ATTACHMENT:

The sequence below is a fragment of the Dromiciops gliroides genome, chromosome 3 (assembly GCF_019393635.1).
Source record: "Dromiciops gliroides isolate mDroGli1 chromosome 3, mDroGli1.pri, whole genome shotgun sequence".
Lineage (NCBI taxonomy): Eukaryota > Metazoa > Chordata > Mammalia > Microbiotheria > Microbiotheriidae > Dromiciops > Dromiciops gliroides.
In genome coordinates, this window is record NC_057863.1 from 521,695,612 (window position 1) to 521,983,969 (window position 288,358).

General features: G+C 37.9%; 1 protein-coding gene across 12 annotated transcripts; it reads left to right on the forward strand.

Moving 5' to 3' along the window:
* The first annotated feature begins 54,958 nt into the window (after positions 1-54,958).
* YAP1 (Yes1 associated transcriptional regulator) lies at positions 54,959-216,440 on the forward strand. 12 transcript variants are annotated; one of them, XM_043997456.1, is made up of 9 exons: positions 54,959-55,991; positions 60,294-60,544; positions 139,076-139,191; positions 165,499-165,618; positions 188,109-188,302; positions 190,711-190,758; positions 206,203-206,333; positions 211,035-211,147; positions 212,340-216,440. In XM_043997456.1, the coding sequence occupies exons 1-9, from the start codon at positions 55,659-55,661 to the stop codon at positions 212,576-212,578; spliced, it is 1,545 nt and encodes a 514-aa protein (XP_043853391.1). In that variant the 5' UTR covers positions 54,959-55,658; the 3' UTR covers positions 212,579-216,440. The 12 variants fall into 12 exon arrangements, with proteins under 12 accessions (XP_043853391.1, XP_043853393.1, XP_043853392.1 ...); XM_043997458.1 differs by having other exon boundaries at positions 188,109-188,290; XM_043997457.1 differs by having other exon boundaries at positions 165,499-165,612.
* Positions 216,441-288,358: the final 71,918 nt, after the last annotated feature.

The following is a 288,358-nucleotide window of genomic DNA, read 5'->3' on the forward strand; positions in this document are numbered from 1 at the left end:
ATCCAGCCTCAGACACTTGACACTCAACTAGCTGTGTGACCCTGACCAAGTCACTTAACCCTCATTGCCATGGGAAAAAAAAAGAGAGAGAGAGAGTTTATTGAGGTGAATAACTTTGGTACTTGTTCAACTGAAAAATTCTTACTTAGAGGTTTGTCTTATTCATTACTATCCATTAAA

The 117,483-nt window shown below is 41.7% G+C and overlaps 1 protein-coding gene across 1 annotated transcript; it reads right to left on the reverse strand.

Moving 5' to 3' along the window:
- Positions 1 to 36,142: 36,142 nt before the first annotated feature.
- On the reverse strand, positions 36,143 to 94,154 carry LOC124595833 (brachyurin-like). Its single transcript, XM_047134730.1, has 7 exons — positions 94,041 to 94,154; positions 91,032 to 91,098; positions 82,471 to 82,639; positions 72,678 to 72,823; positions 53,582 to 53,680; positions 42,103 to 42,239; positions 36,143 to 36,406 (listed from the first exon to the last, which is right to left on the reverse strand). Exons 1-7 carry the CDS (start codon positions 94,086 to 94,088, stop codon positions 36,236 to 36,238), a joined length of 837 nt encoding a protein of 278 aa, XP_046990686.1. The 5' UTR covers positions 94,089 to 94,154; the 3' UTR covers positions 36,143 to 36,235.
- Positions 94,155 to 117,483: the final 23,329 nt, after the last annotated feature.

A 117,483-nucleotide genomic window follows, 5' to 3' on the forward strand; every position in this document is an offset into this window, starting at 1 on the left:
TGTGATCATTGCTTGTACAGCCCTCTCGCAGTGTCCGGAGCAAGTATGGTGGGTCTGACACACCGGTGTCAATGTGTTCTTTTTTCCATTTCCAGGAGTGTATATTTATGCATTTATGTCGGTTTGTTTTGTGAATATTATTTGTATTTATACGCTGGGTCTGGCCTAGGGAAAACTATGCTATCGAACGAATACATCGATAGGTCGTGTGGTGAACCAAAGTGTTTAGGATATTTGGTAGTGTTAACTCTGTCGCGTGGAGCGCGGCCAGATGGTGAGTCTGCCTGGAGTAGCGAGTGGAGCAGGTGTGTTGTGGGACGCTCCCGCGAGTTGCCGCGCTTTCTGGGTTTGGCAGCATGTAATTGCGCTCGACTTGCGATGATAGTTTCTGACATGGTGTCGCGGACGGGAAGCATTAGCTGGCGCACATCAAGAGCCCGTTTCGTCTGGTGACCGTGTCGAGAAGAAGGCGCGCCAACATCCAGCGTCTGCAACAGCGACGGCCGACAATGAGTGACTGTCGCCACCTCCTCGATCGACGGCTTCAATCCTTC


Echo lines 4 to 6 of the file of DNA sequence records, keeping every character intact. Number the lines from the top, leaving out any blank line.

In genome coordinates, this window is record NC_057863.1 from 521,695,612 (window position 1) to 521,983,969 (window position 288,358).

General features: G+C 37.9%; 1 protein-coding gene across 12 annotated transcripts; it reads left to right on the forward strand.

Moving 5' to 3' along the window: